11. 11. Elements of Computing Systems, Nisan & Schocken, MIT Press, www.nand2tetris.org , Chapter 4: Machine Language slide 11 Coding examples (practice) Exercise: Implement the following tasks using Hack commands: goto 50 if D==0 goto 112 if D<9 goto 507 if RAM[12] > 0 goto 50 if sum>0 goto END if x[i]<=0 goto NEXT. sum 2200 x 4000 i 6151 END 50 NEXT 120 Symbol table: (All symbols and values in are arbitrary examples) In the command dest = comp; jump, the jump materialzes Hack commands: A-command: @value // set A to value C-command: dest = comp ; jump // dest = and ;jump // are optional Where: comp = 0 , 1 , -1 , D , A , !D , !A , -D , -A , D+1 , A+1 , D-1, A-1 , D+A , D-A , A-D , D&A , D|A , M , !M , -M ,M+1, M-1 , D+M , D-M , M-D , D&M , D|M dest = M , D , MD , A , AM , AD , AMD, or null jump = JGT , JEQ , JGE , JLT , JNE , JLE , JMP, or null In the command dest = comp; jump, the jump materialzes if (comp jump 0) is true. For example, in D=D+1,JLT, we jump if D+1 < 0. Hack convention: True is represented by -1 False is represented by 0
  12. 12. Elements of Computing Systems, Nisan & Schocken, MIT Press, www.nand2tetris.org , Chapter 4: Machine Language slide 12 if condition { code block 1 } else { code block 2 } code block 3 High level: D condition @IF_FALSE D;J_NotConditionRelation code block 1 @END 0;JMP (IF_FALSE) code block 2 (END) code block 3 Hack: IF logic – Hack style Hack convention: True is represented by -1 False is represented by 0 Re-write the condition so that 0 is on one side and use the Not of the condition’s relation.
  13. 13. Elements of Computing Systems, Nisan & Schocken, MIT Press, www.nand2tetris.org , Chapter 4: Machine Language slide 13 WHILE logic – Hack style while condition { code block 1 } Code block 2 High level: (LOOP) D condition @END D;J_NotConditionRelation code block 1 @LOOP 0;JMP (END) code block 2 Hack: Hack convention: True is represented by -1 False is represented by 0 Re-write the condition so that 0 is on one side and use the Not of the condition’s relation
  14. 14. Elements of Computing Systems, Nisan & Schocken, MIT Press, www.nand2tetris.org , Chapter 4: Machine Language slide 14 Side note (focus on the yellow chip parts only) ALU Mux D A/M a-bit D register A register A MRAM (selected register) ROM (selected register) PC Instruction address input address input In the Hack architecture, the A register addresses both the RAM and the ROM, simultaneously. Therefore: Command pairs like @addr followed by D=M;someJumpDirective make no sense Best practice: in well-written Hack programs, a C-instruction should contain either a reference to M, or a jump directive, but not both.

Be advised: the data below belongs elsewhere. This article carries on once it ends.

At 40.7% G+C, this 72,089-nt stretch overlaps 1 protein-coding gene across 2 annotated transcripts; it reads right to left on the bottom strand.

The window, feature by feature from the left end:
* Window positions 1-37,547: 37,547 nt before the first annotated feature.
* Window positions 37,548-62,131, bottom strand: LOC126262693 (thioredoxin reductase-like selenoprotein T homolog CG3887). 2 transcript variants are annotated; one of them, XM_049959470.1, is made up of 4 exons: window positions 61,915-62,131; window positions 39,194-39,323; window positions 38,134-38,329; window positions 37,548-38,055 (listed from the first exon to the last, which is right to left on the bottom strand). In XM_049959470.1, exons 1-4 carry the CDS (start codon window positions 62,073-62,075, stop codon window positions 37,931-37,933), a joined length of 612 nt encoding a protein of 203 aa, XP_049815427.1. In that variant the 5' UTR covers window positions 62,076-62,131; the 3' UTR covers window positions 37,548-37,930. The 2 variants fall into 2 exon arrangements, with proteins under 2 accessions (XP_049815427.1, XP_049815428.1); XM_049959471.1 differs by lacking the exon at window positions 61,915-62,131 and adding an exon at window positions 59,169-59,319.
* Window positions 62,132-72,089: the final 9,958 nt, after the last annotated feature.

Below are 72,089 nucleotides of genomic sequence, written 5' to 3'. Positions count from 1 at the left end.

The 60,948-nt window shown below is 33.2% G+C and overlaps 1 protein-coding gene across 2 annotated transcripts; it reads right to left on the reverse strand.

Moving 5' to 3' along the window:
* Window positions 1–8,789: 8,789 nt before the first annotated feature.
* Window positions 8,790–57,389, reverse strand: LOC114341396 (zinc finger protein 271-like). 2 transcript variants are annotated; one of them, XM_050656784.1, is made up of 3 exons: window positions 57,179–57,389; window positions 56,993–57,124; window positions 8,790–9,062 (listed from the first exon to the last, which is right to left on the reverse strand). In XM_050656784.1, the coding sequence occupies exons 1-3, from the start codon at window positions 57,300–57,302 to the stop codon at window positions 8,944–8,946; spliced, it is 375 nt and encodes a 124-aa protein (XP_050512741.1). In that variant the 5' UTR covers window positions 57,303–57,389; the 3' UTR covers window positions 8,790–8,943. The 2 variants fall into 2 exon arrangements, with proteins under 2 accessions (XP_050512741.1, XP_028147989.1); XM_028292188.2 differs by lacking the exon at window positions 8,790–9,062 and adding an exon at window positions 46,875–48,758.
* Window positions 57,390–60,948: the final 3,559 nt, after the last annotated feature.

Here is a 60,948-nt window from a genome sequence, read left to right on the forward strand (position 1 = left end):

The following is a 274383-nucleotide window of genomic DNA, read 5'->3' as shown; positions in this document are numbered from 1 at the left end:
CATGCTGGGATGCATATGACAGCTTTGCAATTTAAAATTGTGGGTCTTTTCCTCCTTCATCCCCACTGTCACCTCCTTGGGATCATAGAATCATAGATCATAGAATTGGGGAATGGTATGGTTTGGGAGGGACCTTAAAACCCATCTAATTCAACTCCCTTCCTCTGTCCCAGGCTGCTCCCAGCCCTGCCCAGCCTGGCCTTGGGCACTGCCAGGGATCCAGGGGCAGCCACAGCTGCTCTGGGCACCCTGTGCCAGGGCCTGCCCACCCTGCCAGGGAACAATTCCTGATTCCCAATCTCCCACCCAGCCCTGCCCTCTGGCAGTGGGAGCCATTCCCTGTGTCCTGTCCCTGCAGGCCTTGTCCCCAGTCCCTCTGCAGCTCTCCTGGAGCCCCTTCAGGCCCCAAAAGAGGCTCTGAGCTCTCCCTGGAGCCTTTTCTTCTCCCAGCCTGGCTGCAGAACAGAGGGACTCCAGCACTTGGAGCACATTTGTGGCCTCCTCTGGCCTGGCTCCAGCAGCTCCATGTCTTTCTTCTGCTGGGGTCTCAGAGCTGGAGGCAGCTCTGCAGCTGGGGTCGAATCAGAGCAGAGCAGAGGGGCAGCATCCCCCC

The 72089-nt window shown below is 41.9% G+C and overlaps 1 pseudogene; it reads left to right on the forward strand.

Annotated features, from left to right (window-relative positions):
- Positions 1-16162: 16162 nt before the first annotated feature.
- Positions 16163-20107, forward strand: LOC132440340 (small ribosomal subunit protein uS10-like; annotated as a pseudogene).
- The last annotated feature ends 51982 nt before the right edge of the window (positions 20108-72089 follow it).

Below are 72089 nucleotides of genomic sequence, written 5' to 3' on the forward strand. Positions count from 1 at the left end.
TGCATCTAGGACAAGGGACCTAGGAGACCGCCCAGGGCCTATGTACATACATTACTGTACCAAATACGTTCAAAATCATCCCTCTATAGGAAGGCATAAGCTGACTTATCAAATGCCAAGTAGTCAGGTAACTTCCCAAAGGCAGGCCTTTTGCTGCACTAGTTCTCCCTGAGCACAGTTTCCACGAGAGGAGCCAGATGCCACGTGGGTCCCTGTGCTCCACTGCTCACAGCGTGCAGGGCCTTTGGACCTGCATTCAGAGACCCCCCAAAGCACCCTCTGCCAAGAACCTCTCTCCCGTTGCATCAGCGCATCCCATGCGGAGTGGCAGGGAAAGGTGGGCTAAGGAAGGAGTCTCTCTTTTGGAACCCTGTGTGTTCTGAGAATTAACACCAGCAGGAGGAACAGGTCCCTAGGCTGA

15. 15. Elements of Computing Systems, Nisan & Schocken, MIT Press, www.nand2tetris.org , Chapter 4: Machine Language slide 15 Complete program example // Adds 1+...+100. into i = 1; into sum = 0; while (i <= 100){ sum += i; i++; } C language code: 100 END LOOP // Adds 1+...+100. @i // i refers to some RAM location M=1 // i=1 @sum // sum refers to some RAM location M=0 // sum=0 (LOOP) @i D=M // D = i @100 D=D-A // D = i - 100 @END D;JGT // If (i-100) > 0 goto END @i D=M // D = i @sum M=D+M // sum += i @i M=M+1 // i++ @LOOP 0;JMP // Goto LOOP (END) @END 0;JMP // Infinite loop Hack assembly code: Demo CPU emulator Hack assembly convention: Variables: lower-case Labels: upper-case Commands: upper-case
  16. 16. Elements of Computing Systems, Nisan & Schocken, MIT Press, www.nand2tetris.org , Chapter 4: Machine Language slide 16 Symbols in Hack assembly programs Symbols created by Hack programmers and code generators: Label symbols: Used to label destinations of goto commands. Declared by the pseudo command (XXX). This directive defines the symbol XXX to refer to the instruction memory location holding the next command in the program (within the program, XXX is called “label”) Variable symbols: Any user-defined symbol xxx appearing in an assembly program that is not defined elsewhere using the (xxx) directive is treated as a variable, and is “automatically” assigned a unique RAM address, starting at RAM address 16 By convention, Hack programmers use lower-case and upper-case letters for variable names and labels, respectively. Predefined symbols: I/O pointers: The symbols SCREEN and KBD are “automatically” predefined to refer to RAM addresses 16384 and 24576, respectively (base addresses of the Hack platform’s screen and keyboard memory maps) Virtual registers: covered in future lectures. VM control registers: covered in future lectures. // Typical symbolic // Hack code, meaning // not important @R0 D=M @INFINITE_LOOP D;JLE @counter M=D @SCREEN D=A @addr M=D (LOOP) @addr A=M M=-1 @addr D=M @32 D=D+A @addr M=D @counter MD=M-1 @LOOP D;JGT (INFINITE_LOOP) @INFINITE_LOOP 0;JMP Q: Who does all the “automatic” assignments of symbols to RAM addresses? A: The assembler, which is the program that translates symbolic Hack programs into binary Hack program. As part of the translation process, the symbols are resolved to RAM addresses. (more about this in future lectures)
  17. 17. Elements of Computing Systems, Nisan & Schocken, MIT Press, www.nand2tetris.org , Chapter 4: Machine Language slide 17 Perspective Hack is a simple machine language User friendly syntax: D=D+A instead of ADD D,D,A Hack is a “½-address machine”: any operation that needs to operate on the RAM must be specified using two commands: an A-command to address the RAM, and a subsequent C-command to operate on it A Macro-language can be easily developed A Hack assembler is needed and will be discusses and developed later in the course.